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    Ten against ten – M’tzora

    Tzara’at (leprosy), the theme of this week’s reading, was once such a universally feared disease that the mere name sent shivers down a person’s spine.

    The leper, m’tzora, was identified by Jewish commentary with the motzi ra, one who spoke evil of others. Some commentators found that there were ten kinds of leprosy, each a different expression of the sin of evil talk.

    The Baal HaTurim, writing on the final verse of last week’s sidra, notes the symmetry between leprosy and the Decalogue – ten kinds of disease, ten commandments – and he says simply, “If people keep these ten (the commandments) they will be delivered from these ten (the types of disease)”.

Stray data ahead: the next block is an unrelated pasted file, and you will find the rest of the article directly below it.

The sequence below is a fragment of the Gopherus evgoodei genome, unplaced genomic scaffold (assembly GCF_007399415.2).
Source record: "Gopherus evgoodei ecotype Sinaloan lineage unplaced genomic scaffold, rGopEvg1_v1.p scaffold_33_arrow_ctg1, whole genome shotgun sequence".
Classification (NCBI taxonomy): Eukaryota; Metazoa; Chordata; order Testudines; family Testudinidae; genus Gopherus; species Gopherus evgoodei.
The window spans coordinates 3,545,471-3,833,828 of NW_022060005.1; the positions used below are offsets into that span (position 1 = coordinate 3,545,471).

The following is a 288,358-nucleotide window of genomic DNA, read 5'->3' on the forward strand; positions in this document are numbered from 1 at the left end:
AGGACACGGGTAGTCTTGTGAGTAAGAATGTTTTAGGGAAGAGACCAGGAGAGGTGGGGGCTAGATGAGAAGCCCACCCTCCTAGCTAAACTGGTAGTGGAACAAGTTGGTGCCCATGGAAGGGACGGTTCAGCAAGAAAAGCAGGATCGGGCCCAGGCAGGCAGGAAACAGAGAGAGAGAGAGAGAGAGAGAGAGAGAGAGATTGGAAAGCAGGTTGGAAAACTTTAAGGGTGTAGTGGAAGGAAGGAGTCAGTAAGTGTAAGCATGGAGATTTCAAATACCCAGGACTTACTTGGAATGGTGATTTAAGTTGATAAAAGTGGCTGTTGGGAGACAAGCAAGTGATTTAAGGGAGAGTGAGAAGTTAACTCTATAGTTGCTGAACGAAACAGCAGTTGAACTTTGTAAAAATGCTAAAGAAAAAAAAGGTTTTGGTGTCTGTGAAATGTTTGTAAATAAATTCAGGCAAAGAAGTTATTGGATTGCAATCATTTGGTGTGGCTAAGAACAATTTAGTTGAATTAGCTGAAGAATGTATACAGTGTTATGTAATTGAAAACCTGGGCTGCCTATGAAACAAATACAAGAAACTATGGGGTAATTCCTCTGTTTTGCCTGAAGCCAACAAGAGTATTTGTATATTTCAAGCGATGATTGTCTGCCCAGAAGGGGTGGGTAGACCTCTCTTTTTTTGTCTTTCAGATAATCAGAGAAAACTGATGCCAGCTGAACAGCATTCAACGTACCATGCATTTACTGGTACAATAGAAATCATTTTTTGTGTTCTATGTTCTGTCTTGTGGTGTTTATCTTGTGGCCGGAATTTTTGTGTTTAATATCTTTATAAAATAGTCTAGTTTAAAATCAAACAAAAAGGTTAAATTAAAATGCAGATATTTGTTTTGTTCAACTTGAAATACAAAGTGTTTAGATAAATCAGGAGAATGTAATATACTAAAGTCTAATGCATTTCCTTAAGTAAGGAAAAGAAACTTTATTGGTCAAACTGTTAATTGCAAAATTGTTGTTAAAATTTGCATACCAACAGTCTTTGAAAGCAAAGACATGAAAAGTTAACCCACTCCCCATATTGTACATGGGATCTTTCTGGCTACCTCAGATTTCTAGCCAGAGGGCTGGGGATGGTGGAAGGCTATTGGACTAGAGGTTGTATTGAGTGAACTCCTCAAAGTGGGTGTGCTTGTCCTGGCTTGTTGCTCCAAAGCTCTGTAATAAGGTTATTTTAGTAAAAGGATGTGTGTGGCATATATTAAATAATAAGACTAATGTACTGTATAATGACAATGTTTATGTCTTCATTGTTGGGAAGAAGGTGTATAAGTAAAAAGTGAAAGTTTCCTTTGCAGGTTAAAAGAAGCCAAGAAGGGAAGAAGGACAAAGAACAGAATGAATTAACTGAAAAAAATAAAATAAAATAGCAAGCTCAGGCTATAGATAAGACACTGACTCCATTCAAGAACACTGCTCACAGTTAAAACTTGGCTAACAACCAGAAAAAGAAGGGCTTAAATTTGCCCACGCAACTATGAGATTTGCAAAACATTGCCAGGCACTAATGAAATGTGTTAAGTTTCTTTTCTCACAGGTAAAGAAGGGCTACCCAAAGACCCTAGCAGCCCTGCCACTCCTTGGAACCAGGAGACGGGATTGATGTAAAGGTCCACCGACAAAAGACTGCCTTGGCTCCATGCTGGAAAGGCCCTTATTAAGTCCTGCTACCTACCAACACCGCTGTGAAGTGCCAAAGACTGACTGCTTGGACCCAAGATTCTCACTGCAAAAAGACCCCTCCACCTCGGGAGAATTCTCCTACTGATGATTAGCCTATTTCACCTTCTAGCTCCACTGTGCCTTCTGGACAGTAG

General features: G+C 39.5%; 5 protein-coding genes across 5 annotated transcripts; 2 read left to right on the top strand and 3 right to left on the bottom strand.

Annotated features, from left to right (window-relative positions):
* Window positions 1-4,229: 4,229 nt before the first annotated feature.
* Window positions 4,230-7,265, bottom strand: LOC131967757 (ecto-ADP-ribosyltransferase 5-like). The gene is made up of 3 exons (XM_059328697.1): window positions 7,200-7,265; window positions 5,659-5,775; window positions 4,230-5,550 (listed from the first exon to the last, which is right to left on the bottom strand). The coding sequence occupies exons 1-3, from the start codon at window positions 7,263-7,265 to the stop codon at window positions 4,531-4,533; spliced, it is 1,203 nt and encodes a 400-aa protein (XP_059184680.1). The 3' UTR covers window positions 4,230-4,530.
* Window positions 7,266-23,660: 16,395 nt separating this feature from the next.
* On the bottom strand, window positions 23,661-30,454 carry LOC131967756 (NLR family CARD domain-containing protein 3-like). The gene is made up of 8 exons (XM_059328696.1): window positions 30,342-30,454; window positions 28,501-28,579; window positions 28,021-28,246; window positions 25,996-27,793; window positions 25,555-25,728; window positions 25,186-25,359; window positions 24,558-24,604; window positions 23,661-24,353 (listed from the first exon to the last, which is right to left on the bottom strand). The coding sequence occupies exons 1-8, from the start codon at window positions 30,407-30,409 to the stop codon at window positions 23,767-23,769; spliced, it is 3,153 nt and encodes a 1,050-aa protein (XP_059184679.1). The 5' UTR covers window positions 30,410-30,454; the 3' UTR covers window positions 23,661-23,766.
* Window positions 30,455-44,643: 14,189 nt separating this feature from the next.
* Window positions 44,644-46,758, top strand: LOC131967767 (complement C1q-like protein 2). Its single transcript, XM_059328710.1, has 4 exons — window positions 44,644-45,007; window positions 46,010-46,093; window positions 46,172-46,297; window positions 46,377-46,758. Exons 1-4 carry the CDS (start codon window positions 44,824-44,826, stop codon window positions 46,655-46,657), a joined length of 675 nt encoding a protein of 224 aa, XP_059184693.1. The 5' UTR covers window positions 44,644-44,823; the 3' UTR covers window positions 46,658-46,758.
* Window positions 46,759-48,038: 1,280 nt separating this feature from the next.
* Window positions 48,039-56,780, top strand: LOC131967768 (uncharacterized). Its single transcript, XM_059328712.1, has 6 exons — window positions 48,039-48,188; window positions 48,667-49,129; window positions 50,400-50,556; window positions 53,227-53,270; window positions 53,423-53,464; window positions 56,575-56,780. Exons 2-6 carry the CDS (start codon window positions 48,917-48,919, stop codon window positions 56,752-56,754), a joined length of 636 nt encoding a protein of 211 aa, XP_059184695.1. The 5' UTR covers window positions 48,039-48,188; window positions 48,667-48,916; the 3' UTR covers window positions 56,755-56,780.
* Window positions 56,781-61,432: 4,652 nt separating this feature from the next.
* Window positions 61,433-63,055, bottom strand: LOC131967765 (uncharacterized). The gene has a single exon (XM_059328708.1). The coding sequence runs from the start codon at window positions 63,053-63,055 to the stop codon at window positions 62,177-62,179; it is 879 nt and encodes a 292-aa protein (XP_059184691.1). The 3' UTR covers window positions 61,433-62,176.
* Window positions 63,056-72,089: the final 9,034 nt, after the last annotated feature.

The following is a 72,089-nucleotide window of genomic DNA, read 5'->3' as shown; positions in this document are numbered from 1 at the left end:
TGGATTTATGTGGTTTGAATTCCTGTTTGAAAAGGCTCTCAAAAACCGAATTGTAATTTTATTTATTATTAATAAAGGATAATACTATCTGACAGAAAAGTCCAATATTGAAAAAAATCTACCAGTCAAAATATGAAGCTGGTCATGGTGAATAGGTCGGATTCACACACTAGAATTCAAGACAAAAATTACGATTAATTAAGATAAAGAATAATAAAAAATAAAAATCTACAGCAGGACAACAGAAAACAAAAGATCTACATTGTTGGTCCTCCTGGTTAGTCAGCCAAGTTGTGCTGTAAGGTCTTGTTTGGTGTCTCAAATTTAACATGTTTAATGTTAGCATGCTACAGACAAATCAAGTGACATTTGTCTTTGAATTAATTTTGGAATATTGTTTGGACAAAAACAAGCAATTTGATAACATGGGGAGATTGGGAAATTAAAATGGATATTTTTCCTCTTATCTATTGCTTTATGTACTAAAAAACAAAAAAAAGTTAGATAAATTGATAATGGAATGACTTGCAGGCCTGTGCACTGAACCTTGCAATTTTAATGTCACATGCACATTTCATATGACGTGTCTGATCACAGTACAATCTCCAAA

The person who lives by the Decalogue ls careful. There is a sense of humility in the presence of God, of respect for other people. It is when you become careless that you let your tongue run away with you.

    You harm others with words, and there is no longer harmony in society. You make promises but do not intend to keep them, and the community is at sixes and sevens. You gamble with the truth, and words mean nothing any more.

    The Baal HaTurim notes that nega, plague, has the same letters as oneg, enjoyment. They are opposites. The moral plagues that beset our society threaten the quality and enjoyment of life; the Ten Commandments are the antidote to the nega and help to create oneg for all humanity.

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